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Judge Crater’s First Miracle

Your chastity is safe with me, I am a Democrat.

Sister Joyful

"You want to buy your way into heaven!”

A storefront nun confronted the contents of her tambourine. Empty. No, wait... a dull clatter on the drumhead. A nickel. Sister Elspeth Joyful frowned.

“Slim pickin’s Sister,” said a tall robust man in brown suit, gray spats and a Panama hat from the open door of the Chapel of Divine Satisfaction.

“I beg your pardon, but you have thrown a nickel on the tambourine,” Sister Joyful turned to the accuser of the day’s offering. “We ask not beyond the means of our flock, stranger. Matthew 7:7.”

“‘Ye lust, and have not: ye kill, and desire to have, and cannot obtain: ye fight and war, yet ye have not, because ye ask not.’ James 4:2,” said the man in the doorway. “The Bible is a almanac of failed good intentions, Sister. You can help me; I am asking. Here, accept this as a further token of my sincerity.” The visitor produced a large fruit basket, beribboned and covered with cellophane, of the kind often left by a well-wisher in a stateroom of a great ocean liner.

Sister Joyful accepted the gift of fruit and looked the man over. Expensive suit, brilliantined hair parted in the center, a style long gone by. White silk cravat. “You have found abundant comfort, stranger. Have you been to services?”

“Yes, many times. I came in disguise as a simple working man. I am in disguise now, Sister.” He pulled back one side of the heavy velvet draperies that kept at bay the unruly doings of the unemployed. A smoky bronze sunbeam struggled in through filthy storefront glass. “Equinoxial light—the ecliptic. The long shadows of evening are most excellent for an apotheosis.”

The man—erect with a mane of white hair and yachtsman’s deep tan—must be a professor. This man was a gift and gifts were doubtful. “You are the Devil, then.” Sister Joyful stood her ground.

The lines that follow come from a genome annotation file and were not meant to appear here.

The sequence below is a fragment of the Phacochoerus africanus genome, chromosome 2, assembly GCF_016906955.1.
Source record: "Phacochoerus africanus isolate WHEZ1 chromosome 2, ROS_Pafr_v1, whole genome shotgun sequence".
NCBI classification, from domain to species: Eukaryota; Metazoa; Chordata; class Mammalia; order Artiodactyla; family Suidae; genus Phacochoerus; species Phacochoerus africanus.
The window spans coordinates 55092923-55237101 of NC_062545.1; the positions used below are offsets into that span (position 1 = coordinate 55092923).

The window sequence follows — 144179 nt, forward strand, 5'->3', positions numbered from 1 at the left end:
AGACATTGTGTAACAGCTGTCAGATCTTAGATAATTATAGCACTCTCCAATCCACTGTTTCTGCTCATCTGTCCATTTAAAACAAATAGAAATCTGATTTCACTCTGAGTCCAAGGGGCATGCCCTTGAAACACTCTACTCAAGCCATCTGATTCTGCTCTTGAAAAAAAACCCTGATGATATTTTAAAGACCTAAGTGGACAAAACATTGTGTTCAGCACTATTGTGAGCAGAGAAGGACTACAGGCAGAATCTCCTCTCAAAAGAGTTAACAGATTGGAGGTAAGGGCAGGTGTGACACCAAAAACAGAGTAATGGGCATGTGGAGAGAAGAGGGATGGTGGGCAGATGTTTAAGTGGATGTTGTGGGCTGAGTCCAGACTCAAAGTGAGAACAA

“I am Joseph Force Crater; I am a judge of the New York State Supreme Court. I am not the Adversary. Your chastity is safe with me, I am a Democrat.”

“We abjure the consumption of alcohol,” Sister Joyful volunteered.

“The Devil’s drink,” said the man. A lie, he smelled of brandy; he would not face life without a chippendale armoire, Persian rugs and a drink close to hand. The man was not merely well-to-do; he was wealthy. He seemed perplexed—a time traveler off course in a flow of technology. A double martini would fix everything for him. He had the air of one born to command who at the moment hadn’t the slightest inkling.

“You are lost.”

“Amen, Sister.” The man removed his coat, then beckoned her to come closer. He wore a heavy gold ring on his left hand.

“You are married...” There would be a pliant trophy of a wife to manage his household, to set off the vintage porcelain vases she stuffed herself with armloads of irises cut from her very own dooryard.

“I have a wife. That is true."

“Physically you will resemble each other,” posited Sister Joyful. “When couples live together, over the years they come to look alike. But that still doesn’t explain why some people come to look like their pets, or vice versa. Do you have a pet? A dog, perhaps?” Sister Joyful pictured her elegant proselyte at ease in tennis flannels with a golden retriever playing Frisbee in a deer park.

“Chickens. I keep chickens, game fowl. Add that to the glandular confusion attendant upon middle age.”

“Oh.”

“I worked my way through college,” said Judge Crater.

“As do so many good and worthy souls,” said Sister Joyful. “But you have come to me, to the Chapel of Divine Satisfaction, out of a soul-sickness. You seek spiritual solace.”

“No, actually. I am looking for a woman, a woman who will help me to perform a mighty feat. Here,” he withdrew an alligator hide wallet from an inside pocket and flourished a bill of large denomination.

The Sister recoiled as if from a serpent. "You want to buy your way into heaven!”

“Sure enough do. That’s a hundred-dollar bill. Good for twenty minutes of your time I figure, what with the nickel in the tambourine. I am a passing-fair pianist, a good dancer and well-liked by theater folk. I am not bragging. This is just a filling-in. You are a fine-looking woman, Sister Joyful, and I would find it pleasant to spend some time with you.”